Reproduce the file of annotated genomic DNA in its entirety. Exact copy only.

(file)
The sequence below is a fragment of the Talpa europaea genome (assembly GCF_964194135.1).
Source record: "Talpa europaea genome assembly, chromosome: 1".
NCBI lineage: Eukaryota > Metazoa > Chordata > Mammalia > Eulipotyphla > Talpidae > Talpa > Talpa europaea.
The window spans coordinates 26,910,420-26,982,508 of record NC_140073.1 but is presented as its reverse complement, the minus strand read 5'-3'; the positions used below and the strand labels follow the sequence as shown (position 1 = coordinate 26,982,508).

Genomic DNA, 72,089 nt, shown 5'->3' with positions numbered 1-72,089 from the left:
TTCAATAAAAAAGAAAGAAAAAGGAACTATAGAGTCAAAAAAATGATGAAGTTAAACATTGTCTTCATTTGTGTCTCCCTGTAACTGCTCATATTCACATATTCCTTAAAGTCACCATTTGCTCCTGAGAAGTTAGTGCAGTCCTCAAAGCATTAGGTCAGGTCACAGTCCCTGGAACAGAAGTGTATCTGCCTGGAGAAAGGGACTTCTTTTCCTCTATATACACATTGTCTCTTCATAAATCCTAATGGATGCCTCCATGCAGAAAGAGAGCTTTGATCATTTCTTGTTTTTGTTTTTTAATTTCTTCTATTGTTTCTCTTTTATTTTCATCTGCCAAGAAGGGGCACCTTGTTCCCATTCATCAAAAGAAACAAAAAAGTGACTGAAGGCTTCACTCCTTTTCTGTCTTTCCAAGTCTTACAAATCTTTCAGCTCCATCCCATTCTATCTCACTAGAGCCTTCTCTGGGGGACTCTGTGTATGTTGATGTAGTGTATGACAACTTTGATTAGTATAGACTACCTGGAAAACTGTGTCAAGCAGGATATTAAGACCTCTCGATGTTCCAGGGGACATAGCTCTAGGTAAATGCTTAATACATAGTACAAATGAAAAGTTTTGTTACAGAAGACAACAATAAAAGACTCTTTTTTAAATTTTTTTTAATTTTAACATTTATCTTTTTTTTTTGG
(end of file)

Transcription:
The sequence below is a fragment of the Talpa europaea genome (assembly GCF_964194135.1).
Source record: "Talpa europaea genome assembly, chromosome: 1".
NCBI lineage: Eukaryota > Metazoa > Chordata > Mammalia > Eulipotyphla > Talpidae > Talpa > Talpa europaea.
The window spans coordinates 26,910,420-26,982,508 of record NC_140073.1 but is presented as its reverse complement, the minus strand read 5'-3'; the positions used below and the strand labels follow the sequence as shown (position 1 = coordinate 26,982,508).

Genomic DNA, 72,089 nt, shown 5'->3' with positions numbered 1-72,089 from the left:
TTCAATAAAAAAGAAAGAAAAAGGAACTATAGAGTCAAAAAAATGATGAAGTTAAACATTGTCTTCATTTGTGTCTCCCTGTAACTGCTCATATTCACATATTCCTTAAAGTCACCATTTGCTCCTGAGAAGTTAGTGCAGTCCTCAAAGCATTAGGTCAGGTCACAGTCCCTGGAACAGAAGTGTATCTGCCTGGAGAAAGGGACTTCTTTTCCTCTATATACACATTGTCTCTTCATAAATCCTAATGGATGCCTCCATGCAGAAAGAGAGCTTTGATCATTTCTTGTTTTTGTTTTTTAATTTCTTCTATTGTTTCTCTTTTATTTTCATCTGCCAAGAAGGGGCACCTTGTTCCCATTCATCAAAAGAAACAAAAAAGTGACTGAAGGCTTCACTCCTTTTCTGTCTTTCCAAGTCTTACAAATCTTTCAGCTCCATCCCATTCTATCTCACTAGAGCCTTCTCTGGGGGACTCTGTGTATGTTGATGTAGTGTATGACAACTTTGATTAGTATAGACTACCTGGAAAACTGTGTCAAGCAGGATATTAAGACCTCTCGATGTTCCAGGGGACATAGCTCTAGGTAAATGCTTAATACATAGTACAAATGAAAAGTTTTGTTACAGAAGACAACAATAAAAGACTCTTTTTTAAATTTTTTTTAATTTTAACATTTATCTTTTTTTTTTGG